Against the backdrop of the pandemic, the collapse of its fare revenue, and discussions with the Department for Transport about future funding models, Transport for London has published a "Financial Sustainability Plan".
The strongest words it can muster about its own future funding is a proposal that "TfL’s funding arrangements are reviewed to ensure suitable diversity and stability of funding." The plan acknowledges that TfL's current funding model, whereby it receives no central government subsidy and relies on fare revenue for 72% of its income, is unsustainable, but holds back from making any concrete proposal by saying "it is for elected politicians to agree what the balance of funding streams are most appropriate."
It repeats the view of the TfL "Independent Review", published early in January, that an "employment levy" - i.e., a tax on businesses benefiting from TfL services - would be "a tax on London’s success" and "would raise issues with home workers" and was therefore "not recommended." Like the Review, the plan seems much more favourable towards options such as increasing council tax, or ringfenced VAT supplements, to increase transport funding. Both of these forms of taxation are regressive, leading to poorer people paying more as a proportion of their income.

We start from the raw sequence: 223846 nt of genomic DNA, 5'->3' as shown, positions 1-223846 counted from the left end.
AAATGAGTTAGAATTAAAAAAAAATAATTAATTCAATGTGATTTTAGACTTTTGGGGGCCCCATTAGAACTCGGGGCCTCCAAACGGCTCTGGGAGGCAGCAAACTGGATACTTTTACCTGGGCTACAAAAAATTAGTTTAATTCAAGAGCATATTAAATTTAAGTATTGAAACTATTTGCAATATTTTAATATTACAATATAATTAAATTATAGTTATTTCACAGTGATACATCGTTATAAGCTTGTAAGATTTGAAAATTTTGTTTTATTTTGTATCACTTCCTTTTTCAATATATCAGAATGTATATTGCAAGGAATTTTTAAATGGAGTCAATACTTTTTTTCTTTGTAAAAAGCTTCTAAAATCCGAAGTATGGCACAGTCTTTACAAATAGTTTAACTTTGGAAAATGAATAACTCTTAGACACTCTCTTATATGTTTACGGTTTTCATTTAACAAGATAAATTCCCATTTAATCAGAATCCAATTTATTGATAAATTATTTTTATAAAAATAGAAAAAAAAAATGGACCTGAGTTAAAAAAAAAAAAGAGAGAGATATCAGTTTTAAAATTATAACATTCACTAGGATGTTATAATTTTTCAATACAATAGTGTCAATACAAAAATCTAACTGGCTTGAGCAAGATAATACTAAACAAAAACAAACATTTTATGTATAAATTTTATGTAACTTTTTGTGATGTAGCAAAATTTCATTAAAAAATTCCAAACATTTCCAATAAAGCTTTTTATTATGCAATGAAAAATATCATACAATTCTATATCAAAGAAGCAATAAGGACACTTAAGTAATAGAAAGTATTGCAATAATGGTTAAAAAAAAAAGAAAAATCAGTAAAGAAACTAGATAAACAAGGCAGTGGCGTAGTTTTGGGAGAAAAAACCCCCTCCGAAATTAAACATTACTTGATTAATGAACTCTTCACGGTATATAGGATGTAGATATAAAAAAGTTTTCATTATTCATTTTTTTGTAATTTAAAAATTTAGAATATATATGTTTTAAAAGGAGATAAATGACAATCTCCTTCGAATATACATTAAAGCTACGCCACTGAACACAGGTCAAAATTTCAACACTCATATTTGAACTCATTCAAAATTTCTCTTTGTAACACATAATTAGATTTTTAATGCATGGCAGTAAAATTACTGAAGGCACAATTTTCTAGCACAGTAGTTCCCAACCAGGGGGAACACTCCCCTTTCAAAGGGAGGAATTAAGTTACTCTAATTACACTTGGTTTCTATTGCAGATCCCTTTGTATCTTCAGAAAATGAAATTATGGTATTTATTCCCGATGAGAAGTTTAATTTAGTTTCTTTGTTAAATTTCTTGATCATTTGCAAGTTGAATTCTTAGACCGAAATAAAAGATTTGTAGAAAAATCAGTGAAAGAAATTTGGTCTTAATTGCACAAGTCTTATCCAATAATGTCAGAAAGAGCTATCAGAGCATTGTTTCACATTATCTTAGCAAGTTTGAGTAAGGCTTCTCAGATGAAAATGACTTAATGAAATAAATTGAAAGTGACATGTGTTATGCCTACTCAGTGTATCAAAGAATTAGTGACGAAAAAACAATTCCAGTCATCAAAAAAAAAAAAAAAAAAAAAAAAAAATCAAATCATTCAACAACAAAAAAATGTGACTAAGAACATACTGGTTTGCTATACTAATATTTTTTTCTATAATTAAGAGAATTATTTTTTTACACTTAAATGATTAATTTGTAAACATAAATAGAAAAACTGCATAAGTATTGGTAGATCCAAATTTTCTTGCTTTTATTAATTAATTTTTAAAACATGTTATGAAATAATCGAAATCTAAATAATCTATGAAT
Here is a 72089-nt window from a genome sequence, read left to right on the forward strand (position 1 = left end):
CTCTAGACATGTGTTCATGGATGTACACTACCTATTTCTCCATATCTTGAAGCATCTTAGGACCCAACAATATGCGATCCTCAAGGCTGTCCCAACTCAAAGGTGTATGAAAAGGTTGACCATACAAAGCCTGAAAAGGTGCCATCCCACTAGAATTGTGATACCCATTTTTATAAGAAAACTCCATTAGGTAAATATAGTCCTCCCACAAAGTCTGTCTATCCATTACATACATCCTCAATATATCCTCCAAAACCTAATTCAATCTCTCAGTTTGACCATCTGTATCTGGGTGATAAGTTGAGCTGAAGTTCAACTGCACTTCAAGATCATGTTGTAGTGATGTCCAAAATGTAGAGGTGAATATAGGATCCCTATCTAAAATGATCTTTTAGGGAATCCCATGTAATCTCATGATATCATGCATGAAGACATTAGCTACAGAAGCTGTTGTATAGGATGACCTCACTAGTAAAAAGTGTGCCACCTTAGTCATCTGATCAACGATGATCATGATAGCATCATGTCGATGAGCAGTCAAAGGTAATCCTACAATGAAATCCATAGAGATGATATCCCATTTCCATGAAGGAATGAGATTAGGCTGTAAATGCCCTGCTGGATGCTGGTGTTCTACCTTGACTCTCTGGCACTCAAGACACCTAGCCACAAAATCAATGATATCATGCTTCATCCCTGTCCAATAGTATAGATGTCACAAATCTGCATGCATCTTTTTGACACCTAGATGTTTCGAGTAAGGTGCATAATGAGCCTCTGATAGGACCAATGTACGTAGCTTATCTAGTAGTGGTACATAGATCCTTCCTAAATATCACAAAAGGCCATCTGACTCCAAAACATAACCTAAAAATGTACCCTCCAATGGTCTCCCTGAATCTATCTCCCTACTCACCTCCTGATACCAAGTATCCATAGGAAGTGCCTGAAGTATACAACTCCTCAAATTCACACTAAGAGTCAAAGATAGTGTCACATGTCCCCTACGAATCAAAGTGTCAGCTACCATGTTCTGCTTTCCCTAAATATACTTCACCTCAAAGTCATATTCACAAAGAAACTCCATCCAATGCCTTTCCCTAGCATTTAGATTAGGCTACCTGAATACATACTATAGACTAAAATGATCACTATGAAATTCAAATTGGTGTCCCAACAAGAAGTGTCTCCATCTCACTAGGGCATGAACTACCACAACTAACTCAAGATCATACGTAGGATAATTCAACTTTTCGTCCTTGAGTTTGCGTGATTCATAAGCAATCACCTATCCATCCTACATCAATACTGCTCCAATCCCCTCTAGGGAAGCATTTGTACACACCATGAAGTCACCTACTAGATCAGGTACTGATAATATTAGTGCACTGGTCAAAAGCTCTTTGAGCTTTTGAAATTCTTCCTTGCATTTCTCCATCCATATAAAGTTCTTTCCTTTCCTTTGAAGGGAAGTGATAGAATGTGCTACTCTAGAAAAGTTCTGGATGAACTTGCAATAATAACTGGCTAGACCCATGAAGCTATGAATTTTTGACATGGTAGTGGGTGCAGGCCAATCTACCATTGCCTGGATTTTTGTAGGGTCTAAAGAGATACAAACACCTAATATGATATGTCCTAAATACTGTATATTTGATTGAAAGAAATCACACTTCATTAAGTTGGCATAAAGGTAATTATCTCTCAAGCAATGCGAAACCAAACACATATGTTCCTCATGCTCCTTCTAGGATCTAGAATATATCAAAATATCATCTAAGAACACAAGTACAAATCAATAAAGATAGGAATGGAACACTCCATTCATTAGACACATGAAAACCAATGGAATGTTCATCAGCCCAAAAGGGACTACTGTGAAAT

There is an alternative: increased taxation on the rich and business to fund transport and other public services. The only way to make our services truly "sustainable" is to ensure they are properly publicly funded and democratically controlled, without being subject to incursion from the whims of the market in any way. That's not an alternative we'd ever expect TfL management to advocate - under a moderate Labour administration or any other - so it's down to us, through our unions, to advocate for that.